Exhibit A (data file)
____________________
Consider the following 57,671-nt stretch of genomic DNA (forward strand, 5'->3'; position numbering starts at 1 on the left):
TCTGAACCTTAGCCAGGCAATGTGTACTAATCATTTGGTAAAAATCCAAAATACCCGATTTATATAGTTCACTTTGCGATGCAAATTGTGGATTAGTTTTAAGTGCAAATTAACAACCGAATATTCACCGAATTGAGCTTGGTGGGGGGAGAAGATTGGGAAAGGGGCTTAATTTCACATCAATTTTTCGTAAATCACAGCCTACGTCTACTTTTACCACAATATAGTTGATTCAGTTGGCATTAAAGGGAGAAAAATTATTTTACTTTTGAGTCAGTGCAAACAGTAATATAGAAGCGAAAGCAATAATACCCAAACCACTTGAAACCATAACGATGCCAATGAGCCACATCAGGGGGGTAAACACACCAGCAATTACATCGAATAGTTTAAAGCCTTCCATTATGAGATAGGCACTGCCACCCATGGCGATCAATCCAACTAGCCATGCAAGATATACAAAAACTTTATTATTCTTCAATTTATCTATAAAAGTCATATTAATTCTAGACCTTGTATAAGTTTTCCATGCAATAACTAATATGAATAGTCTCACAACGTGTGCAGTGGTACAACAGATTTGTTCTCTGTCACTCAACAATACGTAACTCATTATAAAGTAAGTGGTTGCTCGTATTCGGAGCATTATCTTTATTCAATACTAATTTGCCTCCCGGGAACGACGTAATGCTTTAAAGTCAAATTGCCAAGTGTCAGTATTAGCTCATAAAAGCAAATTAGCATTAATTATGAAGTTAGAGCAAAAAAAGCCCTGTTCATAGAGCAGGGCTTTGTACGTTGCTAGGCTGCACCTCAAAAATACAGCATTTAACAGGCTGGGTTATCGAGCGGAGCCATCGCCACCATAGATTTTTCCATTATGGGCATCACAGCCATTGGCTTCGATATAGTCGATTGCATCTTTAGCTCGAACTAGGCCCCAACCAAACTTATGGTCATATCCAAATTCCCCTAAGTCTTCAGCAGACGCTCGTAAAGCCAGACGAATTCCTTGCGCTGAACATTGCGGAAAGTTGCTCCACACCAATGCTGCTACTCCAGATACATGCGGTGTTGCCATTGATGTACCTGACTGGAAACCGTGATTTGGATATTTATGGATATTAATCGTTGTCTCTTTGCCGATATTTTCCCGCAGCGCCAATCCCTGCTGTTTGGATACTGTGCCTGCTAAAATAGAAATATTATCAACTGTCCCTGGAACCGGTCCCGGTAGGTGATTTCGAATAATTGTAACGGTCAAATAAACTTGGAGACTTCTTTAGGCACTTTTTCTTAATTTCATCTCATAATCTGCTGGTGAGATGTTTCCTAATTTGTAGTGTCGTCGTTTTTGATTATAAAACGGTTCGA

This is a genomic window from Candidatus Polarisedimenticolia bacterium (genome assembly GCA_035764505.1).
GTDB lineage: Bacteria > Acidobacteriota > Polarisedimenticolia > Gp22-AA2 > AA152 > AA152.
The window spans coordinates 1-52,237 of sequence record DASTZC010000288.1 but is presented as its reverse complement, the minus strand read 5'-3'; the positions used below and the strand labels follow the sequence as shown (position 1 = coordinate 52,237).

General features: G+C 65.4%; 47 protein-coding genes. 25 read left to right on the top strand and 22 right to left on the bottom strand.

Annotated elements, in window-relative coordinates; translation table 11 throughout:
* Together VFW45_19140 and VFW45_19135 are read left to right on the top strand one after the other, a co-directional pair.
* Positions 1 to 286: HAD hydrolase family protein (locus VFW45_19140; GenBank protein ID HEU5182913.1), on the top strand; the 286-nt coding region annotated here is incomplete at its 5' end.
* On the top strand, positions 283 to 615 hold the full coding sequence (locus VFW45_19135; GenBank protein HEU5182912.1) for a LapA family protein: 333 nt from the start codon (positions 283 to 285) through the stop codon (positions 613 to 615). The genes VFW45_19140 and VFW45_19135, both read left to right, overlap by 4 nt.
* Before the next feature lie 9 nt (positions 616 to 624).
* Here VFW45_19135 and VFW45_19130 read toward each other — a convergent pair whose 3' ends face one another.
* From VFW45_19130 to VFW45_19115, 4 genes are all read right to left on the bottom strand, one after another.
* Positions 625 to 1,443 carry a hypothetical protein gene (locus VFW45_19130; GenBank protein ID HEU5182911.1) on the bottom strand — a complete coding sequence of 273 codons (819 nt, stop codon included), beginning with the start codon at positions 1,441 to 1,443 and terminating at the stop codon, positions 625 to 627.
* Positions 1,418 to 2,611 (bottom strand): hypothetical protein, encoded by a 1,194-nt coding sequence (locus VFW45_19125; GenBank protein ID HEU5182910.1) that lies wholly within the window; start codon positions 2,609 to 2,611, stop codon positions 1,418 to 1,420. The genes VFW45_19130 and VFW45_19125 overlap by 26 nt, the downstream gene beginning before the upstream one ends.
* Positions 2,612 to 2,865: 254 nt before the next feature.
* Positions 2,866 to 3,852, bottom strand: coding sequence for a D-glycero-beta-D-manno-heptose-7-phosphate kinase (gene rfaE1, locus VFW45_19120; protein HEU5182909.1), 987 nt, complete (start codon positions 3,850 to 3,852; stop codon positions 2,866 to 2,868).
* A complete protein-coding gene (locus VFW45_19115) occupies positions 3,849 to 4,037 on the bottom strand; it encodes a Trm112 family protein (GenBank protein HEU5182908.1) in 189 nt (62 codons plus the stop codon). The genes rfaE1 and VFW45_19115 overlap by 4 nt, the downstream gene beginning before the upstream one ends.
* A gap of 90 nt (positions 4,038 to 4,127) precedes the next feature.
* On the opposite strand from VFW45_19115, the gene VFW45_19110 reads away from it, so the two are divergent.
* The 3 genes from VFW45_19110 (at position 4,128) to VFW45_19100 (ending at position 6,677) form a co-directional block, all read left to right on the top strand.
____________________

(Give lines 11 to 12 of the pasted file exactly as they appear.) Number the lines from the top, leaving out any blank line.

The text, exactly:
* Before the next feature lie 9 nt (positions 616 to 624).
* Here VFW45_19135 and VFW45_19130 read toward each other — a convergent pair whose 3' ends face one another.